One of the questions I am asked most frequently is how to talk to your spouse if you want to separate or divorce. It feels frightening and overwhelming, and you want to do it in a way that won’t lead to a blow-up. I still remember when I had this talk with my ex, 27 years ago, and how I ran out of the room to throw up as soon as the words were out of my mouth! I hope this article will help prevent that for you.
10 tips to help you organize and prepare yourself for a difficult conversation.
How do you prepare to tell your spouse that you want a separation or divorce? It will likely be one of the most difficult and painful conversations you will ever have—even if you’re both aware that your marriage has been vulnerable for some time.
You (and your spouse) will probably remember this conversation for the rest of your life. If you do divorce, how you have this conversation will set the tone for the legal process that will follow.
Here are some important tips to help you organize your thoughts and prepare yourself emotionally.
1. Are you clear that you are making the right decision? Once you tell your spouse that you want to separate or divorce, you cannot take those words back. So, take your time and carefully think through your decision. You may want to consult with a family therapist or discuss your decision with your parents or closest friends.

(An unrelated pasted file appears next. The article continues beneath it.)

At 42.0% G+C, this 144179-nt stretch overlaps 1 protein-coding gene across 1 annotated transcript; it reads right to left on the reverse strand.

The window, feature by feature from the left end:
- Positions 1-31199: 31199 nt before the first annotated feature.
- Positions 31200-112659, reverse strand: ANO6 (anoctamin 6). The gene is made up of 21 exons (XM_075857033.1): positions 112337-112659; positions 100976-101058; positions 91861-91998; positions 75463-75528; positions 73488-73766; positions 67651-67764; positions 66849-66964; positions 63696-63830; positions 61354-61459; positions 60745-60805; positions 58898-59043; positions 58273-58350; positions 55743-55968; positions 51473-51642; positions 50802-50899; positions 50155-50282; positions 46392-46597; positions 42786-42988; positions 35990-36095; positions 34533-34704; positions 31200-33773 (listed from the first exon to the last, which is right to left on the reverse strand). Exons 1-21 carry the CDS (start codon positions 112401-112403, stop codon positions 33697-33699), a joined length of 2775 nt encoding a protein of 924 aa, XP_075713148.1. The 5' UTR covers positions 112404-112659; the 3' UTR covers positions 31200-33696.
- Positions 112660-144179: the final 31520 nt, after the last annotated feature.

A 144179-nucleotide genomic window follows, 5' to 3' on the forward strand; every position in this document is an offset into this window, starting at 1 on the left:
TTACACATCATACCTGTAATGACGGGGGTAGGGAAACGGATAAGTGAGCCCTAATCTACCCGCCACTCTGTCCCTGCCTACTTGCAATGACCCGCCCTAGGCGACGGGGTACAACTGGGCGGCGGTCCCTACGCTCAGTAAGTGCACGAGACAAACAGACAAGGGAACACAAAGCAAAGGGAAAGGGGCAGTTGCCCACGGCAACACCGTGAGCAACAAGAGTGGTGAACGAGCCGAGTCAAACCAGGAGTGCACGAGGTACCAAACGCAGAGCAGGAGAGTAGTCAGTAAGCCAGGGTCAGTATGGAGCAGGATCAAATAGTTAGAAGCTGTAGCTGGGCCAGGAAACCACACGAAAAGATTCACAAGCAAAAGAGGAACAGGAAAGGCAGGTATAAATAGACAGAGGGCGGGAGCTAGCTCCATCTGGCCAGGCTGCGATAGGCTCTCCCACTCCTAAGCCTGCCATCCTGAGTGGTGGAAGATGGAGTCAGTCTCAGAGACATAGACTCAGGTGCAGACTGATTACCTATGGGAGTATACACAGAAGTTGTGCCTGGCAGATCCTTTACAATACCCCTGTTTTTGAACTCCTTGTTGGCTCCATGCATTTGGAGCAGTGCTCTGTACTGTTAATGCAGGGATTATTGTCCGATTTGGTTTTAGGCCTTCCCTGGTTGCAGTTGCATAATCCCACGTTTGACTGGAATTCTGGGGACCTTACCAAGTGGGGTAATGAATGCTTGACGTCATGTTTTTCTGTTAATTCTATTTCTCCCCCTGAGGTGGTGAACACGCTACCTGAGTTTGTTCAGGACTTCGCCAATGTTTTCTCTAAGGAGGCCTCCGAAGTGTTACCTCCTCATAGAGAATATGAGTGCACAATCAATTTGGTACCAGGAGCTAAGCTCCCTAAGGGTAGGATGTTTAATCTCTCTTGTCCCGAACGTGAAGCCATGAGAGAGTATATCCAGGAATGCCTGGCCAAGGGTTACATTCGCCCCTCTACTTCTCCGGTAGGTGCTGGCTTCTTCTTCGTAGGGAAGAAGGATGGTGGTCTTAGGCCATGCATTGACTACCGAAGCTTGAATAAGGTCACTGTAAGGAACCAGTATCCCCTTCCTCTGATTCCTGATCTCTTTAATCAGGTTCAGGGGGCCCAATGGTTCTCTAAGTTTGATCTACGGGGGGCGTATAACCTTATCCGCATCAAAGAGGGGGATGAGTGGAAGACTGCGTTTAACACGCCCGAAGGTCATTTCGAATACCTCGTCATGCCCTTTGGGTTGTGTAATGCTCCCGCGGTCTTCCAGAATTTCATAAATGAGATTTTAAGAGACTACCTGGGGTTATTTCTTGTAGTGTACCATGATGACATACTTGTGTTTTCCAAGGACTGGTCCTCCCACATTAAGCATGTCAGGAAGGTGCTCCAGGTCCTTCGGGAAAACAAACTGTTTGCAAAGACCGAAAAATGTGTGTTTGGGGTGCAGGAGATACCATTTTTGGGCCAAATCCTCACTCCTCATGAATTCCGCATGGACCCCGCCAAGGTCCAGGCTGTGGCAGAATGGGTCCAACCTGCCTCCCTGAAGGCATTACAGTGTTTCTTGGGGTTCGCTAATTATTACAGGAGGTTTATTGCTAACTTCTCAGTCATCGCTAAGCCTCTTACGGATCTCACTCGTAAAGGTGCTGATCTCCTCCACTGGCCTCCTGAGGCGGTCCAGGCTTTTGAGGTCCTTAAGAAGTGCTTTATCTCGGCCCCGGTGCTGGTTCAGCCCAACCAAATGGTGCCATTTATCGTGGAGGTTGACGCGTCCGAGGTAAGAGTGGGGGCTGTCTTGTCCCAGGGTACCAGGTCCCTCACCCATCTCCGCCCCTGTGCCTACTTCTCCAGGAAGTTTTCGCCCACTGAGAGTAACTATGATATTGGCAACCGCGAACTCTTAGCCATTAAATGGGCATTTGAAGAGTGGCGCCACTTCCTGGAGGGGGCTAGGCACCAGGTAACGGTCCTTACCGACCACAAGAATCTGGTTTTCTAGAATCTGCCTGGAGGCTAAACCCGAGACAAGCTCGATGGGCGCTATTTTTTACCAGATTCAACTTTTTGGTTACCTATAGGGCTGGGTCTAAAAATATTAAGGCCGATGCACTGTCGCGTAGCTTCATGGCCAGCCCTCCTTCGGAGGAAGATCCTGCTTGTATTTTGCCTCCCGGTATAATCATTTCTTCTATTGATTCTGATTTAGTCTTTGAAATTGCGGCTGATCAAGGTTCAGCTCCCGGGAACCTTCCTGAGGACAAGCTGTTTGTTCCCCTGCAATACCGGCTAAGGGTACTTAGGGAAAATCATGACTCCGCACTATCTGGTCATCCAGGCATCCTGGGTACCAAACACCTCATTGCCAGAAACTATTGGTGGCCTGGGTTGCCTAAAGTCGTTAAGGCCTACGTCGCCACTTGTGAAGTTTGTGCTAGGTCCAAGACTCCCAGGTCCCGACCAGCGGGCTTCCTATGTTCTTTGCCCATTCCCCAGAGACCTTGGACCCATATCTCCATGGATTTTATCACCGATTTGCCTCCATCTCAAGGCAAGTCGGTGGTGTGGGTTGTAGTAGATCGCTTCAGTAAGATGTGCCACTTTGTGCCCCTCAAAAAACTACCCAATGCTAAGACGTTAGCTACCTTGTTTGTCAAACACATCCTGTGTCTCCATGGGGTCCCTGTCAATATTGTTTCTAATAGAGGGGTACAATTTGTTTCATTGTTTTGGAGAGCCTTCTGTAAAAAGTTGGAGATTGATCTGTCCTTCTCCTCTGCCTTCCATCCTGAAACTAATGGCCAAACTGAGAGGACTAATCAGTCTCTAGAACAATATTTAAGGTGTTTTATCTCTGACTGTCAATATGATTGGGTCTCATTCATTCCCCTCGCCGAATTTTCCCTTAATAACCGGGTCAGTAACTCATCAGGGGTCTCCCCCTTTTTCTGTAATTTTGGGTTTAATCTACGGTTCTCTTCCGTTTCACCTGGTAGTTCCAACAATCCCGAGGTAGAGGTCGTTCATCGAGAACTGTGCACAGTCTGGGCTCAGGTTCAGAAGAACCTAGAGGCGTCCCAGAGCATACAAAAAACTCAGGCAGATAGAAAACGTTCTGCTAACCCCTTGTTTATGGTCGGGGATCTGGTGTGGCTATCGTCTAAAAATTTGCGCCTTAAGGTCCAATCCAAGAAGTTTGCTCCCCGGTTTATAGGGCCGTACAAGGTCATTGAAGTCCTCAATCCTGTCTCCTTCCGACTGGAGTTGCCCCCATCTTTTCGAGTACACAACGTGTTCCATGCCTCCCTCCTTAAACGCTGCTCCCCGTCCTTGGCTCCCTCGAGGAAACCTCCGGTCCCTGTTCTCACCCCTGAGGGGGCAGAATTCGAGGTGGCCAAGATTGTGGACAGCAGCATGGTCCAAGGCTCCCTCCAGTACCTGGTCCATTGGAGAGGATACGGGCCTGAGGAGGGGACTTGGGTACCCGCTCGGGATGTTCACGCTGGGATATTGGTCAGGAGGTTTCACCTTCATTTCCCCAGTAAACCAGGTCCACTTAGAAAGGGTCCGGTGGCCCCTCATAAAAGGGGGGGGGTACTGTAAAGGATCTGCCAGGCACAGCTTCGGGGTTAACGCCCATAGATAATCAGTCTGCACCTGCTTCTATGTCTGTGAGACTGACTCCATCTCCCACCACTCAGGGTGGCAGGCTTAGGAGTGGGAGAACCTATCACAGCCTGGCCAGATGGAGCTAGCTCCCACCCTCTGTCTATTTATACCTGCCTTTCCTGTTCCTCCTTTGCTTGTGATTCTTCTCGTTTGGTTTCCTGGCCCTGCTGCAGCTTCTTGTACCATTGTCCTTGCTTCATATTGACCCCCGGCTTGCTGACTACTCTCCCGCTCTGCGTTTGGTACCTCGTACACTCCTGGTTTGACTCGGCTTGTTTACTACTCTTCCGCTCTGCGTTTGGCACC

2. Don’t threaten divorce in an argument. This undermines your credibility and it is cruel. If you are serious about wanting a separation or divorce, keep your thoughts to yourself until you are calm, ready to talk, and have planned what to say.
3. When you become certain of your decision, you can begin to think about how to break the news to your spouse. This should not be done in a rush, during an argument, or on an important day for your spouse or your family. For example, telling your spouse on Christmas will ruin the holiday for your family for years to come. Telling him or her on their first day at a new job is not considerate or respectful.